One in purpose, three trees bear fruit that are some of the symbols of the love of the Godhead.
Trees provide shade, shelter and air. Through the miracle of photosynthesis, trees convert light into life, emblematic of the Savior. "In him was life, and the life was the light of men" (John 1:4).
Jesus often referred to trees to illustrate good and evil, "For a good tree bringeth not forth corrupt fruit; neither doth a corrupt tree bring forth good fruit" (Luke 6:43).
A Book of Mormon prophet beheld a unique tree, one "whose fruit was desirable to make one happy" (1 Nephi 8:10). Representing "the love of God" (1 Nephi 11:22), its fruit is "most desirable above all other fruits" (1 Nephi 15:36) and "the greatest of all the gifts of God" (1 Nephi 15:36).
Together, the Tree of Life, the Tree of Knowledge of Good and Evil, and the Tree of Crucifixion bear the singular fruit that has the power to "make one happy."
The Tree of Life
In the midst of the Garden of Eden, the Lord planted "the tree of life" (Genesis 2:9). Its fruit is immortality.
When they were cast out of the Garden of Eden, our first parents became mortal. They were subject to disease, decay, death and sin. For this reason, the Lord placed cherubim or a guardian (Moses 4:13) at the Tree of Life to prevent Adam and Eve from partaking of its fruit and living forever in their sins.
The fruit of the Tree of Life is a type and shadow of the Savior, who would overcome death as "the firstfruits of them that slept" (1 Corinthians 15:20). He bids us to eat of this fruit, "To him that overcometh, will I give to eat of the tree of life" (Revelations 2:7).
A loving Godhead understood that perpetual existence is not eternal life. Thus, another tree was needed.
The Tree of Knowledge of Good and Evil
The fruit of the Tree of Knowledge of Good and Evil is choice.
Choice is essential to God's plan of happiness.
Eve's choice was not "original sin," as clarified by another Book of Mormon prophet who said, "...it must needs be that there was an opposition; even the forbidden fruit in opposition to the tree of life; the one being sweet and the other bitter" (2 Nephi 2: 15). While in the garden, Adam and Eve were commanded to "be fruitful and multiply" (Genesis 1:28). They were also commanded to eat freely of every tree. "But of the tree of the knowledge of good and evil, thou shalt not eat of it" (Genesis 2:16-17).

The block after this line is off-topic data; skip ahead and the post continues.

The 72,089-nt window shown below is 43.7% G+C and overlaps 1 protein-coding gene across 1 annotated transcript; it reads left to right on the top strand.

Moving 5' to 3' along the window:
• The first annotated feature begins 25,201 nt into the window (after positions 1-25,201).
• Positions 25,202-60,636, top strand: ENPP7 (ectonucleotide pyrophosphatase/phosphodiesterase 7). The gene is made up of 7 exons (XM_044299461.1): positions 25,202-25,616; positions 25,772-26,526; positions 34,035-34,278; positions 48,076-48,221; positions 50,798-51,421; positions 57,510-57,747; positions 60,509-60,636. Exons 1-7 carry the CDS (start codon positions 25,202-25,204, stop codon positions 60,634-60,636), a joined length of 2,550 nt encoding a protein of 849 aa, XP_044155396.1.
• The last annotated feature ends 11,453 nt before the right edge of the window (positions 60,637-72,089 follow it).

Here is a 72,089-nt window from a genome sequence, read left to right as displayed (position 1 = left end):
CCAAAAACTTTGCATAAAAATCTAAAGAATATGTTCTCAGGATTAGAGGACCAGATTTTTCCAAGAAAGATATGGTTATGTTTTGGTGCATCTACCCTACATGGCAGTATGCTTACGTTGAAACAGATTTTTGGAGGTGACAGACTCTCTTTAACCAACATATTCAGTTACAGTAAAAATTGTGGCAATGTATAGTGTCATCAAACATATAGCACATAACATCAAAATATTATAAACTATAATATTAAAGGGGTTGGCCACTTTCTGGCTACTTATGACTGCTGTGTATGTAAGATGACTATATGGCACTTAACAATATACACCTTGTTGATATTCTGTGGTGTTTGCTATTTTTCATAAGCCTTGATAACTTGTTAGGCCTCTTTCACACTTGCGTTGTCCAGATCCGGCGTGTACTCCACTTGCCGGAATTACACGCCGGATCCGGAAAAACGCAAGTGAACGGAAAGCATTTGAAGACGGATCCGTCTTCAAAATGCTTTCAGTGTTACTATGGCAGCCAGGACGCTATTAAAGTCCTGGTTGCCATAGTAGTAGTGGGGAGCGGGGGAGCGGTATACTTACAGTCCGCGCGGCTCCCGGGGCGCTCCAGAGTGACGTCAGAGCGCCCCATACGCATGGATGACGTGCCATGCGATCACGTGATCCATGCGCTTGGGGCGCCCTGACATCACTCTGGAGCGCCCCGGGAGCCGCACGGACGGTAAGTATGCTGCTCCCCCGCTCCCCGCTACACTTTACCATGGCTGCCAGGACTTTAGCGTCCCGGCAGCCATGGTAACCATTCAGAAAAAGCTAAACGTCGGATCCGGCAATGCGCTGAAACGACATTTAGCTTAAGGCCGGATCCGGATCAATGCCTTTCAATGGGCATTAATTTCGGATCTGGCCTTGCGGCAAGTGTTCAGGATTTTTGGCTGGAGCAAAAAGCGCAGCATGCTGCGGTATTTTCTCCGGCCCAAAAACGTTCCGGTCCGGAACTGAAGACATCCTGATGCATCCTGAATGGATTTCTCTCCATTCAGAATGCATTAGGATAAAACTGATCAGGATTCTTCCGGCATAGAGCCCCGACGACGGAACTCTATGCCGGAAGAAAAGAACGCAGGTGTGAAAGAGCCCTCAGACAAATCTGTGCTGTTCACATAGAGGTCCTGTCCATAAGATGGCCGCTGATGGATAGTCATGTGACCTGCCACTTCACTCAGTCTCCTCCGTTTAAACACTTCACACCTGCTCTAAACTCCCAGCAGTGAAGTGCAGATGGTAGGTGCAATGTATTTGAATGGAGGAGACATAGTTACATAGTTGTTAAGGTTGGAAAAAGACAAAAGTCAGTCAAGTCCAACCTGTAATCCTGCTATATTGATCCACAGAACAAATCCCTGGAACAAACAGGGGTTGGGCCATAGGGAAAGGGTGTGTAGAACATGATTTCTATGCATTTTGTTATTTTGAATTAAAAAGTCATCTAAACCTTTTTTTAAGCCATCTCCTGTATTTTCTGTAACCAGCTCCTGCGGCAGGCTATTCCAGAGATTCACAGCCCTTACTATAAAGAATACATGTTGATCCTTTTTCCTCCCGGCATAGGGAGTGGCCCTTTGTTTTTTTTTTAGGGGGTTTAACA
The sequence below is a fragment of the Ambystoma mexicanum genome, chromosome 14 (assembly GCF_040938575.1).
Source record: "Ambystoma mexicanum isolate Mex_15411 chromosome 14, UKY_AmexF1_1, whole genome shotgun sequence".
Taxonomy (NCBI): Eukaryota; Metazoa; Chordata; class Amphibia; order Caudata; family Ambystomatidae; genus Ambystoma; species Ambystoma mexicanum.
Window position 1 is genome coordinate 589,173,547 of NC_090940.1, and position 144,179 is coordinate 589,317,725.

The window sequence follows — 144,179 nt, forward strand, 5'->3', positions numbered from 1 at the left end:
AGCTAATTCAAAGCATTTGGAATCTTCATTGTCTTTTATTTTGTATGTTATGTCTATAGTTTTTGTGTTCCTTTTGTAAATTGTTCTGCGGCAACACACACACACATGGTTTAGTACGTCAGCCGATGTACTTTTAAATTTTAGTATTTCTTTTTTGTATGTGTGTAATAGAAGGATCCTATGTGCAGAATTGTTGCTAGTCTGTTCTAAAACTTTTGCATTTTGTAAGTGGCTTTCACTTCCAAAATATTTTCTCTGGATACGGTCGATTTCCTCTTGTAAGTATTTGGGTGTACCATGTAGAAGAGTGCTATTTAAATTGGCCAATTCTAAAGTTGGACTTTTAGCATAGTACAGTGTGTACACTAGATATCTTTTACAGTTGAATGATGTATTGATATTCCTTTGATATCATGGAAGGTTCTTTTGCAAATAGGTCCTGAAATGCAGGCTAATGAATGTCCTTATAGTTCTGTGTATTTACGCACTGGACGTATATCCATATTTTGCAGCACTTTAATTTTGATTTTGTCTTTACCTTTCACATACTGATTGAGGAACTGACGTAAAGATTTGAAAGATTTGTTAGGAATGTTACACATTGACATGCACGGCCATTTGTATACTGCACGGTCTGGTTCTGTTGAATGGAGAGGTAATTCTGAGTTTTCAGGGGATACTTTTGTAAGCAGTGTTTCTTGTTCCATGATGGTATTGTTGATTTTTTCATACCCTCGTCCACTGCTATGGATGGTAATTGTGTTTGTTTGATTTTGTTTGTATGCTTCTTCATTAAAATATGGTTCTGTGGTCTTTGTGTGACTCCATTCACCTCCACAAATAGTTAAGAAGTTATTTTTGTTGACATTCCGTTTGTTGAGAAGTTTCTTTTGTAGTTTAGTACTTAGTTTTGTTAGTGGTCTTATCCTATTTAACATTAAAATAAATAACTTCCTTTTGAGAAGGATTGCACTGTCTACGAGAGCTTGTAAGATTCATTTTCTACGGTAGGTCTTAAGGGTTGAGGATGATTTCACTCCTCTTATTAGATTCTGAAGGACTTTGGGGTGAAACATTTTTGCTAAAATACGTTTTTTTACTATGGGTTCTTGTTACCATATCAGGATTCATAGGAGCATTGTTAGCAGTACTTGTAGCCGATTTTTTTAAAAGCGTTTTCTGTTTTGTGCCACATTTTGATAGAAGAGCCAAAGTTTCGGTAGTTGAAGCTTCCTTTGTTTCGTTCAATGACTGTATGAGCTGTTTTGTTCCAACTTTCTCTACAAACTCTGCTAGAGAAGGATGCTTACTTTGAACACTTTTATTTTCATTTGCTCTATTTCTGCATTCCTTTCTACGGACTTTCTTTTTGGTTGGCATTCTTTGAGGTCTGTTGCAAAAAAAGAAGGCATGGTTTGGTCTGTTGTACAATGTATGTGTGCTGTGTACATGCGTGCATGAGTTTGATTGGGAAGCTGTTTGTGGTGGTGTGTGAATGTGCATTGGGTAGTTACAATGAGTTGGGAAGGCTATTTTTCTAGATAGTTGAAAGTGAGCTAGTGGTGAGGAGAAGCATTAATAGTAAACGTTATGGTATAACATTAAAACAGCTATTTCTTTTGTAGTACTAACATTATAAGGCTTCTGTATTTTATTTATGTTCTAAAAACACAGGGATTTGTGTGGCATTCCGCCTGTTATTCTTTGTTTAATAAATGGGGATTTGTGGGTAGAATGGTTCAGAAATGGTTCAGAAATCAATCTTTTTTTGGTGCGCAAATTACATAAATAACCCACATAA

In order to fulfill the first commandment, they had to confront the second.
Once Eve partook of the fruit of choice, Adam partook so that "man may be" (2 Nephi 2:25). Otherwise, Adam and Eve "would have no children; wherefore they would have remained in a state of innocence, having no joy, for they knew no misery; doing no good, for they knew no sin" (2 Nephi 2:23).
Without choice there is no accountability. With choice comes growth, but also sin. To overcome the effects of sin, a loving God sent "his only begotten son" (1 John 4:9).
The Tree of Life and the Tree of Choice are lovingly intertwined with the third tree: the Tree of Crucifixion.
The Tree of Crucifixion
The Tree of Crucifixion is the cross (see 1 Peter 2:24, Acts 5:30; Acts 10:39).
Could the cross bear anything but the fruit of grief? After all, crucifixion is the cruelest death an oppressor can inflict upon a victim.
Yet, as Christ trudged the steep incline of Calvary and willingly gave himself up to the cross, the thorns of Golgotha yielded the ennobling fruit of the resurrection.
To complete man's journey to our heavenly home, Jesus also bore the sins and grief of all men in the depths of Gethsemane. By overcoming the effects of death and sin, Christ became the "author of eternal salvation unto all them that obey him" (Hebrews 5:9).
Fruit most precious
The Garden of Eden, though idyllic, lacked the saving elements of choice, growth and the opportunity to return to our heavenly home. The Tree of Life made possible the Tree of Choice, which, in turn, required the Tree of Crucifixion.
Seeded in the Garden of Eden and blossoming at the Garden Tomb, three trees are one. Together, they bear the fruit of eternal life and happiness.
When we think of trees, may we remember the three whose fruit is the most precious of all. It is the love of God, laden with the seeds of life eternal, "that (we) might be called trees of righteousness, the planting of the Lord, that he might be glorified" (Isaiah 60:3).
William Monahan is a 1980 graduate of BYU Law School. He practices law in Gilbert, Ariz. A former Phoenix stake president, he serves on the high council for the Queen Creek Chandler Heights Stake.
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